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    Waste of Time? Analyzing Tweets Instead of Preventing UK Terror Attacks

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    On 22nd May a British soldier was hacked to death by two radical Islamists extremists outside his army barracks in London. In correlation with the crescendo of shock and public outcry, the number of reports of cyber-hate crime escalated.

    Ministry of Defence undated handout photo of Drummer Lee Rigby, 25, from the 2nd Battalion, Royal Regiment of Fusiliers who was named today as the soldier killed in Woolwich, London yesterday during a brutal attack
    © East News / MOD / eyevine
    According to the British Journal of Criminology, the spread of racial and religious hatred online peaked in the first 24 hours after Fusilier Lee Rigby's death.

    Researchers from Cardiff University say this has significant implications for police and policy interventions following a terror attack and that police must act within the first 24 hours to stem the cyber-hatred fallout. Their study revealed that tweets from police and the media were five times more likely to be re-tweeted than other Twitter users.

    The academic research focused on the spread of racial and religious cyber-hate and the online social media battle between police and far right political groups in the first 36 hours after the attack on Lee Rigby by Michael Adebolajo and Michael Adebowale.

    Dr Pete Burnap from Cardiff University said: "The ability to observe a large portion of the population in near real time via social media networks provides those responsible for ensuring the safety of the public a new window onto mass social reaction".

    "Evidence from our research shows that cyber-hate can form part of a social reaction in relation to a terrorist event — therefore, these technologies may act as early warning systems for the amplification of deviance beyond the event itself."

    Six thousand UK police officers are currently being put through a 'mainstreaming cyber-crime training course', which covers cyber hate and online harassment.

    But is this enough to meet the ongoing and increasing demand to prevent terrorism in Britain?

    The British government's Prevent program, designed to do just that, "prevent terrorism", has been accused of failing. According to the Islamic Human Rights Commission:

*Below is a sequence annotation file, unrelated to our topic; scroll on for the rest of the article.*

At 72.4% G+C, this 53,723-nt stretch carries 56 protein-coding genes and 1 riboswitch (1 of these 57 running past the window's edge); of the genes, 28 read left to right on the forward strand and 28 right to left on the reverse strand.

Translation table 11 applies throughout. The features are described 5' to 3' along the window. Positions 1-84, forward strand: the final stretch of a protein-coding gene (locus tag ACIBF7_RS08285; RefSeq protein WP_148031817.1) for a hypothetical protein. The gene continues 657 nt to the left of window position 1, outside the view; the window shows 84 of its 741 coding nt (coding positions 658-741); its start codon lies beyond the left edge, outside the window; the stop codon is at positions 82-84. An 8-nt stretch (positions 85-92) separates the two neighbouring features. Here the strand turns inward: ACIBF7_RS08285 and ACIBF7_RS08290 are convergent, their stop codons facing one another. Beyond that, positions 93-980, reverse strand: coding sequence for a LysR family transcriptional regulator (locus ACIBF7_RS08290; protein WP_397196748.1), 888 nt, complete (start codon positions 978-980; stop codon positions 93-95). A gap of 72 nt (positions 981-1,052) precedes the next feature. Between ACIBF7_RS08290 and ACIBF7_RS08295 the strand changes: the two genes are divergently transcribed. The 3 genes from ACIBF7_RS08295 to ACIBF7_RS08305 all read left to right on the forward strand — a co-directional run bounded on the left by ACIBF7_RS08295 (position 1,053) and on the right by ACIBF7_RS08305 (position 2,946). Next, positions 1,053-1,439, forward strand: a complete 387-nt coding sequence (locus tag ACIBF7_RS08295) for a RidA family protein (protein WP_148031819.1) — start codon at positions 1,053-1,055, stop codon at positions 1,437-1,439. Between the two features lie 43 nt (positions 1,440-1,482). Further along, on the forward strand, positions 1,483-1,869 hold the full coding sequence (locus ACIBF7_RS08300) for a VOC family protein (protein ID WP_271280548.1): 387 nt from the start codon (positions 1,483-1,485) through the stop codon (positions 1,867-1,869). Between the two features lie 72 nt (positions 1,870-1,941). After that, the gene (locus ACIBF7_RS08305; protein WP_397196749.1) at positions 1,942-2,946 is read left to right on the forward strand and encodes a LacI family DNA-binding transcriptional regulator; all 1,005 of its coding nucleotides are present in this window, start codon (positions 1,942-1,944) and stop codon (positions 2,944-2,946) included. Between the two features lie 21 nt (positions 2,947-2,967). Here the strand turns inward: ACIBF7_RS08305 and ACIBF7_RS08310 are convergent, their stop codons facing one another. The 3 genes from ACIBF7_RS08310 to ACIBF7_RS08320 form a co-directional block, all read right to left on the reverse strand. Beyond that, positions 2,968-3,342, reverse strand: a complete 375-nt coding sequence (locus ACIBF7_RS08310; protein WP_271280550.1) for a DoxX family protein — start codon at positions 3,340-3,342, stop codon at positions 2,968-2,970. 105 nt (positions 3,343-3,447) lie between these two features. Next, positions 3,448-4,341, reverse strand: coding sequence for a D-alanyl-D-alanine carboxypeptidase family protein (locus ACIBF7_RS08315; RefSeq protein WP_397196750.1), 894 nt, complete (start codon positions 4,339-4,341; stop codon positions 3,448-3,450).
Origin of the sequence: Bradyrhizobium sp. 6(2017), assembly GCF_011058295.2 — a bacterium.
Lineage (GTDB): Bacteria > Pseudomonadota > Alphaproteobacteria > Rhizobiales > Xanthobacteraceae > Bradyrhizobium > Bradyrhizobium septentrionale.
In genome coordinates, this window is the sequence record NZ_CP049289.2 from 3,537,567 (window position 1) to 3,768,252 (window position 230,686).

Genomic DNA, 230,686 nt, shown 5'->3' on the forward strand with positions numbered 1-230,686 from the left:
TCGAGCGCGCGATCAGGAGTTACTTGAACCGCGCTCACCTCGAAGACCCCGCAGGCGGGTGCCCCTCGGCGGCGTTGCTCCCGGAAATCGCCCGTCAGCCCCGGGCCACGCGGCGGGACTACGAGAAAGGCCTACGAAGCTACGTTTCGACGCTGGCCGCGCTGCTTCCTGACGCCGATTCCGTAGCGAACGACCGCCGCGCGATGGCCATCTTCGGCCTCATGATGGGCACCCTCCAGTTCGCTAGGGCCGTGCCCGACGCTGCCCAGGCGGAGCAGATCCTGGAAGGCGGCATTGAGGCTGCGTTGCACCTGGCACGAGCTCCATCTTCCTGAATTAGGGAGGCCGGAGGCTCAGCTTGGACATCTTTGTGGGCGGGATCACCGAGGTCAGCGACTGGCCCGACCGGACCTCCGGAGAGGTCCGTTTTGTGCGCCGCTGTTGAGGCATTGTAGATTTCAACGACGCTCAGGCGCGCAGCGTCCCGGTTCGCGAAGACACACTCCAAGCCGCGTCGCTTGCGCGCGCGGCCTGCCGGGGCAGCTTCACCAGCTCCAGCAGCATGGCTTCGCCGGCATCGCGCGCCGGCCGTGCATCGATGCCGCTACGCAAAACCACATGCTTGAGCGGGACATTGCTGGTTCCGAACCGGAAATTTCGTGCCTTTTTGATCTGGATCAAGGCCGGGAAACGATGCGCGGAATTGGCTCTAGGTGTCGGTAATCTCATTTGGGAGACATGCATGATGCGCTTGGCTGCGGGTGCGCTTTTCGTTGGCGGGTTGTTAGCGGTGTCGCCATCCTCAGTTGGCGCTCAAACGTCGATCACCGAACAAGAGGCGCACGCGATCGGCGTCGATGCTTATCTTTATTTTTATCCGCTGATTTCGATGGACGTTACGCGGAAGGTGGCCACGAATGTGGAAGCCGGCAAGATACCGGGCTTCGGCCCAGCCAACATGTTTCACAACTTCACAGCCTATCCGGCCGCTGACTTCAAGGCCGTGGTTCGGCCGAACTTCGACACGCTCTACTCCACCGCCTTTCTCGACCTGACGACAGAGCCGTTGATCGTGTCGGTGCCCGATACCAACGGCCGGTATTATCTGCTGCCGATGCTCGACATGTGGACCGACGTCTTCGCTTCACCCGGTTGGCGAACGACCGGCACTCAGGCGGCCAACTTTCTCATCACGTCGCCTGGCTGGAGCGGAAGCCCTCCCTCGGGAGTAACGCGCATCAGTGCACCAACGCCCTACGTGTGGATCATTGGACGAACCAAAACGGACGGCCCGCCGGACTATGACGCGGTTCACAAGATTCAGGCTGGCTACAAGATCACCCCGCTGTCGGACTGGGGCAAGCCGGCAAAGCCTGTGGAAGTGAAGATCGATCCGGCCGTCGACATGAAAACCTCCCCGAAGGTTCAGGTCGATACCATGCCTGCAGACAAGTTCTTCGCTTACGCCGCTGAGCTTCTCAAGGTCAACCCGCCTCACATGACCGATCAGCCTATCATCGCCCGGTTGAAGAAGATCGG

"Prevent has not succeeded in staunching terrorism. Reports have concluded that the Prevent regime of attempting to stop young Muslims from being radicalized is not working and is simply alienating Muslims in Britain by serving as a cover for intelligence gathering on the community."

    Earlier this year, Baroness Manningham Buller, ex-head of MI5, told the House of Lords that the government's Prevent program is "clearly not working." Baroness Buller said that the decision by over 600 Britons to travel to Iraq and Syria to join Islamic State militants was evidence enough the government program had failed.

    As for the murder of Fusilier Lee Rigby, his family have reportedly accused Facebook of having "blood on its hands" after it was revealed that the social networking site failed to inform the authorities of extremist messages written by one of his killers.

    A Parliamentary Intelligence and Security Committee report concluded that the murder could not have been prevented, despite outlining missed opportunities by police and security services who had been monitoring the killers for years. The report did however say that the Internet company, later revealed as Facebook, was a "safe haven for terrorists" allowing them to plot attacks.

    Michael Adebolajo and Michael Adebowale are in jail for life.  

    Related:

    UK Anti-Terror 'Prevent' Strategy Under Scrutiny
    UK Met Police Turn UK Net Police‏
    Number of UK Jihadists Grows Due to Poor Extremism Prevention - Report
    Tags:
    terrorist, police, security, counterterrorism, intelligence, surveillance, Twitter, social media, Internet, research, cyber crime, hate crimes, radicalization, prevention, terrorism, Lee Rigby, Britain, United Kingdom
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